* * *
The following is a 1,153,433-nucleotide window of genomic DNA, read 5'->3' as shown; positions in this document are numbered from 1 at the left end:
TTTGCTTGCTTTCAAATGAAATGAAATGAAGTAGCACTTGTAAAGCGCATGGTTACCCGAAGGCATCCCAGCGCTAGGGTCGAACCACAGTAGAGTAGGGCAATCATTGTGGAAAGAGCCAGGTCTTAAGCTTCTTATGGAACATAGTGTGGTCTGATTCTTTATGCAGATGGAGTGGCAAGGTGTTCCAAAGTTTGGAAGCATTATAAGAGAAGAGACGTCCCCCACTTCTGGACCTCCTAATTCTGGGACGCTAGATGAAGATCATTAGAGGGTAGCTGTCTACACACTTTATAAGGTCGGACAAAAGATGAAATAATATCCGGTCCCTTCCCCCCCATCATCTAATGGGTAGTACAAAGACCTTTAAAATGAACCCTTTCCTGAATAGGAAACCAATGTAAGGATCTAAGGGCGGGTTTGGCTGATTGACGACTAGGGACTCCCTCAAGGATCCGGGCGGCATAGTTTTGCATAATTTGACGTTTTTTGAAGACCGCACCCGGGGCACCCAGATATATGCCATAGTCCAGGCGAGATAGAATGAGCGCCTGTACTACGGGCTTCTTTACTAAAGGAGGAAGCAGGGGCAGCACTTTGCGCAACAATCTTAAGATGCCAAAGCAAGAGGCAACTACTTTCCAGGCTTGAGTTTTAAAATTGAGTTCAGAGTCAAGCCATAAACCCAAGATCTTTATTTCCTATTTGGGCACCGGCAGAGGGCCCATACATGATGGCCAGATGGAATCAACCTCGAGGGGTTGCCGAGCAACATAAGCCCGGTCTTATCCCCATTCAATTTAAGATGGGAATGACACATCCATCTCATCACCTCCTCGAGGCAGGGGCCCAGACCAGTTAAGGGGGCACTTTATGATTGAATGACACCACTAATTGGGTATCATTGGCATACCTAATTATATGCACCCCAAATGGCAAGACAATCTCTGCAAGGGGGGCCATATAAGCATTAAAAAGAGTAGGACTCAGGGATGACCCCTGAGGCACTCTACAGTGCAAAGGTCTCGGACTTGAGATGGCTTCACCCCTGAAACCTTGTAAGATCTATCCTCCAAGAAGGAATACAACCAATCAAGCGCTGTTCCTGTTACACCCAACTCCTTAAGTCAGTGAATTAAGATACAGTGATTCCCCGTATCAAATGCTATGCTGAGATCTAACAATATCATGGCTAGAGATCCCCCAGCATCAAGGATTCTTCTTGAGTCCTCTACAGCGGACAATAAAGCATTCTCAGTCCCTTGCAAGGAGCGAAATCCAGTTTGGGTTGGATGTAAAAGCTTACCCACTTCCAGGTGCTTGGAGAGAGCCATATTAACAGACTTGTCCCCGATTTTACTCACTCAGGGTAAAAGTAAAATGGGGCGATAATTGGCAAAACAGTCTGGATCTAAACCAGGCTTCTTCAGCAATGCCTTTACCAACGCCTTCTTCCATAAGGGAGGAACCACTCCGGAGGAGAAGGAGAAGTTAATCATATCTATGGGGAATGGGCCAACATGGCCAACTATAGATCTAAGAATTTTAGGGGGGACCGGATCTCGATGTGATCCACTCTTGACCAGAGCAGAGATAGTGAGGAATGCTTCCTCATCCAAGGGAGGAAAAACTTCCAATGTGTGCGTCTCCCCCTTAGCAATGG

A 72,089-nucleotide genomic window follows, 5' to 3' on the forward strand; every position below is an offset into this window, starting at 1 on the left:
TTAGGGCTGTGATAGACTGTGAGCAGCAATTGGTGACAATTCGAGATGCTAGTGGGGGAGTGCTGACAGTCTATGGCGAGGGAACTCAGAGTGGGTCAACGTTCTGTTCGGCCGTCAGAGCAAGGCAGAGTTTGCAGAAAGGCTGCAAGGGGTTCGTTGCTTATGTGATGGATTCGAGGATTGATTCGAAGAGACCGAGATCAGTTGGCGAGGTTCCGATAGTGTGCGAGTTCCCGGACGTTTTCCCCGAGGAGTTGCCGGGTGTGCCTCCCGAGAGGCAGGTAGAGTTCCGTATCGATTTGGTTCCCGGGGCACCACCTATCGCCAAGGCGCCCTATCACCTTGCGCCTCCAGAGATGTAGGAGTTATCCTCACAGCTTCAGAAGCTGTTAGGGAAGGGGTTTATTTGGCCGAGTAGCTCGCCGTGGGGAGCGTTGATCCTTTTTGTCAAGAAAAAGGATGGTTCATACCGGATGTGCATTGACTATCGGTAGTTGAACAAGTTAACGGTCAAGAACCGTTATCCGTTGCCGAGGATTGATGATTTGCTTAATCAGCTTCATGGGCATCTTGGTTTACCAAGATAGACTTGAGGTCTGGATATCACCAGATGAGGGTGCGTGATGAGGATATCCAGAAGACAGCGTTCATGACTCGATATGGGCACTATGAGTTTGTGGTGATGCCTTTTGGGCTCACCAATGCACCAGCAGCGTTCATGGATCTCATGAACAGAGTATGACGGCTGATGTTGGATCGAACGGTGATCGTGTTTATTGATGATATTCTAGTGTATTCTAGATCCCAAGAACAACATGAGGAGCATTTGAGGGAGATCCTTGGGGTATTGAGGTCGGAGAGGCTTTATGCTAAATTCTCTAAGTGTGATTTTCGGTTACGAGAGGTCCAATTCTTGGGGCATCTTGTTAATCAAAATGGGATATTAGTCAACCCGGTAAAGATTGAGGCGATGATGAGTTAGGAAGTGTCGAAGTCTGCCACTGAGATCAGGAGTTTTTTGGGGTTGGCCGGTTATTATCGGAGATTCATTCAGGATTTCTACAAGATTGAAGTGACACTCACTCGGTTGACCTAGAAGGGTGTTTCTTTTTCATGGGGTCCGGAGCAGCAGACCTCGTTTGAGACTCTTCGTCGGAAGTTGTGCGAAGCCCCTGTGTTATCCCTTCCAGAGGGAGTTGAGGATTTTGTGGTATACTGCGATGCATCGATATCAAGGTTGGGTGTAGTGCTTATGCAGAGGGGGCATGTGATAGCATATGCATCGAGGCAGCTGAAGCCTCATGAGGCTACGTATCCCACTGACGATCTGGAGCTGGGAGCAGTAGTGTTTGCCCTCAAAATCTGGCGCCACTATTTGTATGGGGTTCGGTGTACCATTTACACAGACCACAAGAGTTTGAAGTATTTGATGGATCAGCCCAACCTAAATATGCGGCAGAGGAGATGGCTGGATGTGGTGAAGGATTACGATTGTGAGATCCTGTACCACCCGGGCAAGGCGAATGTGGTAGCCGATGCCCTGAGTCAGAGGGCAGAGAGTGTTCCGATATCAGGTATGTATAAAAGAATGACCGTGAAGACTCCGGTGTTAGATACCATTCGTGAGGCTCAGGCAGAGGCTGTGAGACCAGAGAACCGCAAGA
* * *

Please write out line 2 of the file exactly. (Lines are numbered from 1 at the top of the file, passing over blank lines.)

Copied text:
TTTGCTTGCTTTCAAATGAAATGAAATGAAGTAGCACTTGTAAAGCGCATGGTTACCCGAAGGCATCCCAGCGCTAGGGTCGAACCACAGTAGAGTAGGGCAATCATTGTGGAAAGAGCCAGGTCTTAAGCTTCTTATGGAACATAGTGTGGTCTGATTCTTTATGCAGATGGAGTGGCAAGGTGTTCCAAAGTTTGGAAGCATTATAAGAGAAGAGACGTCCCCCACTTCTGGACCTCCTAATTCTGGGACGCTAGATGAAGATCATTAGAGGGTAGCTGTCTACACACTTTATAAGGTCGGACAAAAGATGAAATAATATCCGGTCCCTTCCCCCCCATCATCTAATGGGTAGTACAAAGACCTTTAAAATGAACCCTTTCCTGAATAGGAAACCAATGTAAGGATCTAAGGGCGGGTTTGGCTGATTGACGACTAGGGACTCCCTCAAGGATCCGGGCGGCATAGTTTTGCATAATTTGACGTTTTTTGAAGACCGCACCCGGGGCACCCAGATATATGCCATAGTCCAGGCGAGATAGAATGAGCGCCTGTACTACGGGCTTCTTTACTAAAGGAGGAAGCAGGGGCAGCACTTTGCGCAACAATCTTAAGATGCCAAAGCAAGAGGCAACTACTTTCCAGGCTTGAGTTTTAAAATTGAGTTCAGAGTCAAGCCATAAACCCAAGATCTTTATTTCCTATTTGGGCACCGGCAGAGGGCCCATACATGATGGCCAGATGGAATCAACCTCGAGGGGTTGCCGAGCAACATAAGCCCGGTCTTATCCCCATTCAATTTAAGATGGGAATGACACATCCATCTCATCACCTCCTCGAGGCAGGGGCCCAGACCAGTTAAGGGGGCACTTTATGATTGAATGACACCACTAATTGGGTATCATTGGCATACCTAATTATATGCACCCCAAATGGCAAGACAATCTCTGCAAGGGGGGCCATATAAGCATTAAAAAGAGTAGGACTCAGGGATGACCCCTGAGGCACTCTACAGTGCAAAGGTCTCGGACTTGAGATGGCTTCACCCCTGAAACCTTGTAAGATCTATCCTCCAAGAAGGAATACAACCAATCAAGCGCTGTTCCTGTTACACCCAACTCCTTAAGTCAGTGAATTAAGATACAGTGATTCCCCGTATCAAATGCTATGCTGAGATCTAACAATATCATGGCTAGAGATCCCCCAGCATCAAGGATTCTTCTTGAGTCCTCTACAGCGGACAATAAAGCATTCTCAGTCCCTTGCAAGGAGCGAAATCCAGTTTGGGTTGGATGTAAAAGCTTACCCACTTCCAGGTGCTTGGAGAGAGCCATATTAACAGACTTGTCCCCGATTTTACTCACTCAGGGTAAAAGTAAAATGGGGCGATAATTGGCAAAACAGTCTGGATCTAAACCAGGCTTCTTCAGCAATGCCTTTACCAACGCCTTCTTCCATAAGGGAGGAACCACTCCGGAGGAGAAGGAGAAGTTAATCATATCTATGGGGAATGGGCCAACATGGCCAACTATAGATCTAAGAATTTTAGGGGGGACCGGATCTCGATGTGATCCACTCTTGACCAGAGCAGAGATAGTGAGGAATGCTTCCTCATCCAAGGGAGGAAAAACTTCCAATGTGTGCGTCTCCCCCTTAGCAATGG